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Expert: Oil prices may recover at end of 2015

China Daily, December 29, 2014 Adjust font size:

In 2011, after both prices had recovered from the collapse induced by the 2008 credit crisis, the five-year price started to come down gradually, while the spot price continued to surge for a while. This jibed with what I had identified as two big factors fundamentally driving the price of oil: the early days of the exploitation of shale oil and gas in the United States, and the shift in China's economic focus from quantity to quality, which implied that the Chinese economy would no longer be consuming energy at the frenetic rate it had been.

I concluded that there was a fair chance that oil prices were peaking and that before too long spot prices would reverse and start to decline. I thought it was probably the beginning of a move back down to $80 a barrel - precisely where the price has landed at the end of 2014. The spot price has even recently slipped below that level. It was one of my better forecasts.

I no longer make predictions for a living, but I do know one thing: Oil prices will either rise or fall. And I suspect that I know which way they will go. Oil prices may not start rising in the coming months, but, as 2014 comes to a close, forces that will eventually halt their decline are beginning to appear.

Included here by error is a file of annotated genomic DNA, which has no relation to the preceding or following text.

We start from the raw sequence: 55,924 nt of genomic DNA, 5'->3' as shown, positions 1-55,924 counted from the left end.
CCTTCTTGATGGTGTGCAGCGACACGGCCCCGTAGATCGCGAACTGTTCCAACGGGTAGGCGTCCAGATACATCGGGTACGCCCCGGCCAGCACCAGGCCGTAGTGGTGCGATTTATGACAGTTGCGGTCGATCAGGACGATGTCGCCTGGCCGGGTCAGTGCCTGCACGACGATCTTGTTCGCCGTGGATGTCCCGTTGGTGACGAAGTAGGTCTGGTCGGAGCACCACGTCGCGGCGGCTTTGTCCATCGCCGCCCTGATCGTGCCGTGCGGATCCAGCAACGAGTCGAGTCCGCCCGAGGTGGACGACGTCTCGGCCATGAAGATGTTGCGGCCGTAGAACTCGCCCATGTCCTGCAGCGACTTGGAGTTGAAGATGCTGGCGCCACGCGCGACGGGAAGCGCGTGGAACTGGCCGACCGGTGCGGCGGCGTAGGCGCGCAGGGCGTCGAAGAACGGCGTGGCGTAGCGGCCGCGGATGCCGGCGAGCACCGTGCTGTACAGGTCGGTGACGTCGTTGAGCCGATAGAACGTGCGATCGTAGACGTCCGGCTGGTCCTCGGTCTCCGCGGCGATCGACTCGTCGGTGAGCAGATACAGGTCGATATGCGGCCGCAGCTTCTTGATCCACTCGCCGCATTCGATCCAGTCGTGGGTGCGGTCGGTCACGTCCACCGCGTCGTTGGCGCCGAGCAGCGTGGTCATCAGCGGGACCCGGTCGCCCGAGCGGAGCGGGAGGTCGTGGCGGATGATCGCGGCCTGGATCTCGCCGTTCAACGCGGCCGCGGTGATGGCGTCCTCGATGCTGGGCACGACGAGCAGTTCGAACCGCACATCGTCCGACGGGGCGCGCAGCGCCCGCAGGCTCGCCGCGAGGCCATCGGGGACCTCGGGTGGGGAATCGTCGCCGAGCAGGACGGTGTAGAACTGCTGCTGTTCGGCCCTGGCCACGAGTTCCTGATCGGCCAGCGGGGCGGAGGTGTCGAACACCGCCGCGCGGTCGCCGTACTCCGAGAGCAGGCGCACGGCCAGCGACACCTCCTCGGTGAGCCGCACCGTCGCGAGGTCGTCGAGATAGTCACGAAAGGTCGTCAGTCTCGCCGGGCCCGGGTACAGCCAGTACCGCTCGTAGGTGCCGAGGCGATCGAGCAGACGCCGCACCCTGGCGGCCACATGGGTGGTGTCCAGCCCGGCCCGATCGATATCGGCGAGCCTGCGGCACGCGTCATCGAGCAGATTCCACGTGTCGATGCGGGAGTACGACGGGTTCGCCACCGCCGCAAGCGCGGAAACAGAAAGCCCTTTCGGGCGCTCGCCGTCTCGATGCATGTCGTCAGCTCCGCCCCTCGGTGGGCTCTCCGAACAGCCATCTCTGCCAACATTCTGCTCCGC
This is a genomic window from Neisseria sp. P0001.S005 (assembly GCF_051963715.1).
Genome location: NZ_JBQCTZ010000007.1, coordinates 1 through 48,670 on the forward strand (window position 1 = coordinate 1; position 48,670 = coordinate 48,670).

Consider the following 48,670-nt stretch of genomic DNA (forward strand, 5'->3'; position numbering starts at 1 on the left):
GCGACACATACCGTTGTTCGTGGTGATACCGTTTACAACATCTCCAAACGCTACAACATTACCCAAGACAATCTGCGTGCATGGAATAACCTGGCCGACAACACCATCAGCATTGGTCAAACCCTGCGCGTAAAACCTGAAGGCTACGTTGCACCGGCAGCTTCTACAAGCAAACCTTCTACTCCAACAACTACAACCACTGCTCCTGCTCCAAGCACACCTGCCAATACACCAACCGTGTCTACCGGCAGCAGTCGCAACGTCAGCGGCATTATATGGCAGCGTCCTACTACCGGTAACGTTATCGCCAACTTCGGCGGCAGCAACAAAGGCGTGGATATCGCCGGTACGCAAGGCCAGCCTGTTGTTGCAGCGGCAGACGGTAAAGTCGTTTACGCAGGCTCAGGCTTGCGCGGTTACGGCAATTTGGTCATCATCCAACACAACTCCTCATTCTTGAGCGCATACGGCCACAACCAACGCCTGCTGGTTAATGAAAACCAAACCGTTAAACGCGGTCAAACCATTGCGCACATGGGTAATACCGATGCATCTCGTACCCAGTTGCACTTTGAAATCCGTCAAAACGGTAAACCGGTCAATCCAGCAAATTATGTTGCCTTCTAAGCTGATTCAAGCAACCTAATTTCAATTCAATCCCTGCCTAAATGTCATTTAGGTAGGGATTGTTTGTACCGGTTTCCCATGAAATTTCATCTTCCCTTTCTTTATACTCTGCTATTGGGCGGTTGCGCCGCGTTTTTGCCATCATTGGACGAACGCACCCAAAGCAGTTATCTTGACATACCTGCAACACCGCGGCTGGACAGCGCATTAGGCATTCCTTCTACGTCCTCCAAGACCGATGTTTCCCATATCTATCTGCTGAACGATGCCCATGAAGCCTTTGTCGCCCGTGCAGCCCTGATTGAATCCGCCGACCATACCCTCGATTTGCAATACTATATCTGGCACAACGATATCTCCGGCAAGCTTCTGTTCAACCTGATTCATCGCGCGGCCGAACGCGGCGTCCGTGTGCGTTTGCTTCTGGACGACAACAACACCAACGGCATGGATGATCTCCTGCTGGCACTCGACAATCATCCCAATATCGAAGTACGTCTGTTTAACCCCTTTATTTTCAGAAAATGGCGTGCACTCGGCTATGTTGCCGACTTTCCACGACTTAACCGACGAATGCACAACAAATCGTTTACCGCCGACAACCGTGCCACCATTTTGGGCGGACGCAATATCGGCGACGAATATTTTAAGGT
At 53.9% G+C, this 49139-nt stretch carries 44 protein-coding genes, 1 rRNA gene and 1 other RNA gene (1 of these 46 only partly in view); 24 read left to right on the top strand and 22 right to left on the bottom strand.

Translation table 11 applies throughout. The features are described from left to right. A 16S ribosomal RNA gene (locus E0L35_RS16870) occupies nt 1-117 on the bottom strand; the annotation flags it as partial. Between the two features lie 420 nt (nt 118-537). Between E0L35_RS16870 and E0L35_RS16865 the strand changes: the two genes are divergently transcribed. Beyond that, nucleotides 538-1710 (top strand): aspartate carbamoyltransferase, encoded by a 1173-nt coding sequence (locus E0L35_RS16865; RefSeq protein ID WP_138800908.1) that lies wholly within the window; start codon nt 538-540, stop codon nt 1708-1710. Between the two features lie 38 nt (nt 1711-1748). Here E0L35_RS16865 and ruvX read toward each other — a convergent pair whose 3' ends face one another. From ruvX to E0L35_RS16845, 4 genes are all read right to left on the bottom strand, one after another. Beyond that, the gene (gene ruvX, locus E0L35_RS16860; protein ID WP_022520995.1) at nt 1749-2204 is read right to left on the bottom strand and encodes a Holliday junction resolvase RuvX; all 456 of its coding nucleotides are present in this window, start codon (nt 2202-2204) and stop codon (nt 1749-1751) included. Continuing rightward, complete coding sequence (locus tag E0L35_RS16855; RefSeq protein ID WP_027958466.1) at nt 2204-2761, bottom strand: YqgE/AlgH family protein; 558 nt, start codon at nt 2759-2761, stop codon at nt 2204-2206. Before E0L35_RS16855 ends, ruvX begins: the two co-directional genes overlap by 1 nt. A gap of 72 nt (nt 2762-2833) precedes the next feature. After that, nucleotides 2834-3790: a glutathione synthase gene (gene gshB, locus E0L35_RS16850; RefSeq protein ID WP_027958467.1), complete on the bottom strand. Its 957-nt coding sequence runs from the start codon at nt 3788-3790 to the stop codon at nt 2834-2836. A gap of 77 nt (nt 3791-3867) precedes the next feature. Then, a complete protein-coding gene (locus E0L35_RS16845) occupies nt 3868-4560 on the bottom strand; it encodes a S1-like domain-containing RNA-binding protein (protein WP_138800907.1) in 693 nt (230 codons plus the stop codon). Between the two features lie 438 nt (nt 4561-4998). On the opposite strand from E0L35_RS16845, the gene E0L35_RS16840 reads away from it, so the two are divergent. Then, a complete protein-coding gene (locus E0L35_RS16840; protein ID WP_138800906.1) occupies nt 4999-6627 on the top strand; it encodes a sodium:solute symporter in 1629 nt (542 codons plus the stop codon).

The drop in the spot price of oil has taken it significantly below the five-year forward price, which remains close to $80 a barrel. My hunch for 2015 is that oil prices may continue to drop in the short term; unlike in the past four years, however, they are likely to finish the year higher than they were when it began.

The author, a former chairman of Goldman Sachs Asset Management, is a visiting research fellow at Bruegel, the Brussels-based economic think tank.

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